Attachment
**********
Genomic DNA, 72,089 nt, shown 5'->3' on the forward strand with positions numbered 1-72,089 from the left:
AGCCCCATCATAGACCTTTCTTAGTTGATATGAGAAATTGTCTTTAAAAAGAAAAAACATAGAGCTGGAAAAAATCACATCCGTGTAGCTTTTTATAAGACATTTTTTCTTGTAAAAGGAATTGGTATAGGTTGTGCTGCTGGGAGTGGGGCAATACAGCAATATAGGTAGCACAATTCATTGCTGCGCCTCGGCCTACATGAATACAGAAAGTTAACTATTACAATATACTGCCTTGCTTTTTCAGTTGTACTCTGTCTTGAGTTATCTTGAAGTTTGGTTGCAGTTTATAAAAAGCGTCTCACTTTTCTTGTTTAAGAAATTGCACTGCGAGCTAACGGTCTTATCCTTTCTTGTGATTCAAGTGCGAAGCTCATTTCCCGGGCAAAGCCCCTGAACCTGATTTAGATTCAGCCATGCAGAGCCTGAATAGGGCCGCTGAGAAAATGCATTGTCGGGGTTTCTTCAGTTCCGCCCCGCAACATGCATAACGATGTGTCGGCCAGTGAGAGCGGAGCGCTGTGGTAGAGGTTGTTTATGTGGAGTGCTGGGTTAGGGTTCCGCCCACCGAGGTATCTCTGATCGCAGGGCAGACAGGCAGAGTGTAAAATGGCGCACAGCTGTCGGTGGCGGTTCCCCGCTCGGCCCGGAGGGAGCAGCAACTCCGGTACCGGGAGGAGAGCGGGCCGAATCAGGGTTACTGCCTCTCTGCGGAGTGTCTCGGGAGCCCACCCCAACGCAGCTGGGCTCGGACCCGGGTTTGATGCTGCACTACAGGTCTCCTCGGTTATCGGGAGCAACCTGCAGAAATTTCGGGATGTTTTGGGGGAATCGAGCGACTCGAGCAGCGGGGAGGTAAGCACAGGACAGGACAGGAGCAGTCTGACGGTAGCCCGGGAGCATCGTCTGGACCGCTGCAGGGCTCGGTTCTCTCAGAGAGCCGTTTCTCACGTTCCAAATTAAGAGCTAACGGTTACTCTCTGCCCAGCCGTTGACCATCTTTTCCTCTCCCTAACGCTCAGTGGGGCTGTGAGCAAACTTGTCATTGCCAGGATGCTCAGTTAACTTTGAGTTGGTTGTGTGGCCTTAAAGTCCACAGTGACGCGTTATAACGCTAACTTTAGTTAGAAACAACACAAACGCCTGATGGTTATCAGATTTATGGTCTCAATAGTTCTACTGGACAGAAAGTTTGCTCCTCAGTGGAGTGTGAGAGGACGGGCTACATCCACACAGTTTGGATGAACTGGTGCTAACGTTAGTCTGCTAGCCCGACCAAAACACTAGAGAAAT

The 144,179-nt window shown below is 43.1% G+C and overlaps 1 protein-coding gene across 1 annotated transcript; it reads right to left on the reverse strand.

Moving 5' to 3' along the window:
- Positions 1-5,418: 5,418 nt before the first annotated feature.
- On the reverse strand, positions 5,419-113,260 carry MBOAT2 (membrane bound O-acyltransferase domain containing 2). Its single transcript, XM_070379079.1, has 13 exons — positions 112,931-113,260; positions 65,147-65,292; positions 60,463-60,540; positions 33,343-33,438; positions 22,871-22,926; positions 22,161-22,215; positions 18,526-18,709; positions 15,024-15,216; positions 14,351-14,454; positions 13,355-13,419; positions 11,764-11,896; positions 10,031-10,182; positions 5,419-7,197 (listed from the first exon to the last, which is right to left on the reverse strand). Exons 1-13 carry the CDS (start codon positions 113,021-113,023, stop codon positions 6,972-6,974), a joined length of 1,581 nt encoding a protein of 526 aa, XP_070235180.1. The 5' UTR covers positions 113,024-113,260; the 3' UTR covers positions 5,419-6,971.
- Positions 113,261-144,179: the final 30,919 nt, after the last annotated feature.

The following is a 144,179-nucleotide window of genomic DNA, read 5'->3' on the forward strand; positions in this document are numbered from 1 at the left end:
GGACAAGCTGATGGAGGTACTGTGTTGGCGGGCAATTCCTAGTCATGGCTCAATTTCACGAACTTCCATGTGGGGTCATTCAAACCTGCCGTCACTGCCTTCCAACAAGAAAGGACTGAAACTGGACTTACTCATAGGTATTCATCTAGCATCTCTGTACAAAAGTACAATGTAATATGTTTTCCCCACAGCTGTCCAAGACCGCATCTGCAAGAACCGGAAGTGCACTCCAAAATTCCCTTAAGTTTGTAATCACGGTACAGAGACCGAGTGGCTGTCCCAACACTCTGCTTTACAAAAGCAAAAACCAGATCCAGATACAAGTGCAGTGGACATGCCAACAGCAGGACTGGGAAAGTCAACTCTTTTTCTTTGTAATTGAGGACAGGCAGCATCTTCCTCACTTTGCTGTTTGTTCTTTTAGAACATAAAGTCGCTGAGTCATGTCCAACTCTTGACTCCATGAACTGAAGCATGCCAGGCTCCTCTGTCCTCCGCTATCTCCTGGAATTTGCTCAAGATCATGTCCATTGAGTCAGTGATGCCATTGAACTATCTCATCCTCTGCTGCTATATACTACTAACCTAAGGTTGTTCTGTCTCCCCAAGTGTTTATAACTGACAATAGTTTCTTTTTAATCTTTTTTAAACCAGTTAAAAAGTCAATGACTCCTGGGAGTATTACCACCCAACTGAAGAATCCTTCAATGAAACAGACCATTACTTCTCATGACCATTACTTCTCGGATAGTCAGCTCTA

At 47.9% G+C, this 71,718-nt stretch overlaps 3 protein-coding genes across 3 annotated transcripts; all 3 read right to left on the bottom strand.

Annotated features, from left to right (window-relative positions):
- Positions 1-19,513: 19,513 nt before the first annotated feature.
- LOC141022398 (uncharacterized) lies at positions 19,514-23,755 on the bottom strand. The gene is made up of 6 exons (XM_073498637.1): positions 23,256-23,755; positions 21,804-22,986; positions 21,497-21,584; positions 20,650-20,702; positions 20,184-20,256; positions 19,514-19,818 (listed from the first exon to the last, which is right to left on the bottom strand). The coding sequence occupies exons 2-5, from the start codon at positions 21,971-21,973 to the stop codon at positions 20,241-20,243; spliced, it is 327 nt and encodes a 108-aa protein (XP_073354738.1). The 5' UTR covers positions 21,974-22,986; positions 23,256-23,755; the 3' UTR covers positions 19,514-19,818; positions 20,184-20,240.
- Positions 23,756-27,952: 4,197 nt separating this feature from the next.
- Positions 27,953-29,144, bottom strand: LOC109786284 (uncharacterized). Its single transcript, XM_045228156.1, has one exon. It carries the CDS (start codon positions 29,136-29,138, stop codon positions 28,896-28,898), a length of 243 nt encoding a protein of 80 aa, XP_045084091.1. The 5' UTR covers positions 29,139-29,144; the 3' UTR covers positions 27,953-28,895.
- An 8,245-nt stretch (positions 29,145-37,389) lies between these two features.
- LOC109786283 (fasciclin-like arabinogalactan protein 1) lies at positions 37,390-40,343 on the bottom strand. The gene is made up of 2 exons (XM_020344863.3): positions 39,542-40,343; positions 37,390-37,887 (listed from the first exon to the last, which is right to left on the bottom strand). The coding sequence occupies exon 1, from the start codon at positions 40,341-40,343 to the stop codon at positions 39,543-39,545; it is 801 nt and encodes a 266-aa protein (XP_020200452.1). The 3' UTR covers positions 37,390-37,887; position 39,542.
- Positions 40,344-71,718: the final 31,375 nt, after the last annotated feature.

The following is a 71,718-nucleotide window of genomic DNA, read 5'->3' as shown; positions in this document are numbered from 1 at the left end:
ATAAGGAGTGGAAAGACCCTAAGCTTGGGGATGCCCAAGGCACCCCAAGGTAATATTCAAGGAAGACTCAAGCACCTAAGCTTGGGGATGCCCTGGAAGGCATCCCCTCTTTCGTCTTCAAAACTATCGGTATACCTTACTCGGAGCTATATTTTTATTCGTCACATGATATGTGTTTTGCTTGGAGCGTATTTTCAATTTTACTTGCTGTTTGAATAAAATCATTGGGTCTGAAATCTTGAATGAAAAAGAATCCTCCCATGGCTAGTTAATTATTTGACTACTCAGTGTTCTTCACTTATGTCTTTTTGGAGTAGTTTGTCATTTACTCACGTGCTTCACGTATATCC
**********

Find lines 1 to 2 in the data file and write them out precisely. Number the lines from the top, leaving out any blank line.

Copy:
Genomic DNA, 72,089 nt, shown 5'->3' on the forward strand with positions numbered 1-72,089 from the left:
AGCCCCATCATAGACCTTTCTTAGTTGATATGAGAAATTGTCTTTAAAAAGAAAAAACATAGAGCTGGAAAAAATCACATCCGTGTAGCTTTTTATAAGACATTTTTTCTTGTAAAAGGAATTGGTATAGGTTGTGCTGCTGGGAGTGGGGCAATACAGCAATATAGGTAGCACAATTCATTGCTGCGCCTCGGCCTACATGAATACAGAAAGTTAACTATTACAATATACTGCCTTGCTTTTTCAGTTGTACTCTGTCTTGAGTTATCTTGAAGTTTGGTTGCAGTTTATAAAAAGCGTCTCACTTTTCTTGTTTAAGAAATTGCACTGCGAGCTAACGGTCTTATCCTTTCTTGTGATTCAAGTGCGAAGCTCATTTCCCGGGCAAAGCCCCTGAACCTGATTTAGATTCAGCCATGCAGAGCCTGAATAGGGCCGCTGAGAAAATGCATTGTCGGGGTTTCTTCAGTTCCGCCCCGCAACATGCATAACGATGTGTCGGCCAGTGAGAGCGGAGCGCTGTGGTAGAGGTTGTTTATGTGGAGTGCTGGGTTAGGGTTCCGCCCACCGAGGTATCTCTGATCGCAGGGCAGACAGGCAGAGTGTAAAATGGCGCACAGCTGTCGGTGGCGGTTCCCCGCTCGGCCCGGAGGGAGCAGCAACTCCGGTACCGGGAGGAGAGCGGGCCGAATCAGGGTTACTGCCTCTCTGCGGAGTGTCTCGGGAGCCCACCCCAACGCAGCTGGGCTCGGACCCGGGTTTGATGCTGCACTACAGGTCTCCTCGGTTATCGGGAGCAACCTGCAGAAATTTCGGGATGTTTTGGGGGAATCGAGCGACTCGAGCAGCGGGGAGGTAAGCACAGGACAGGACAGGAGCAGTCTGACGGTAGCCCGGGAGCATCGTCTGGACCGCTGCAGGGCTCGGTTCTCTCAGAGAGCCGTTTCTCACGTTCCAAATTAAGAGCTAACGGTTACTCTCTGCCCAGCCGTTGACCATCTTTTCCTCTCCCTAACGCTCAGTGGGGCTGTGAGCAAACTTGTCATTGCCAGGATGCTCAGTTAACTTTGAGTTGGTTGTGTGGCCTTAAAGTCCACAGTGACGCGTTATAACGCTAACTTTAGTTAGAAACAACACAAACGCCTGATGGTTATCAGATTTATGGTCTCAATAGTTCTACTGGACAGAAAGTTTGCTCCTCAGTGGAGTGTGAGAGGACGGGCTACATCCACACAGTTTGGATGAACTGGTGCTAACGTTAGTCTGCTAGCCCGACCAAAACACTAGAGAAAT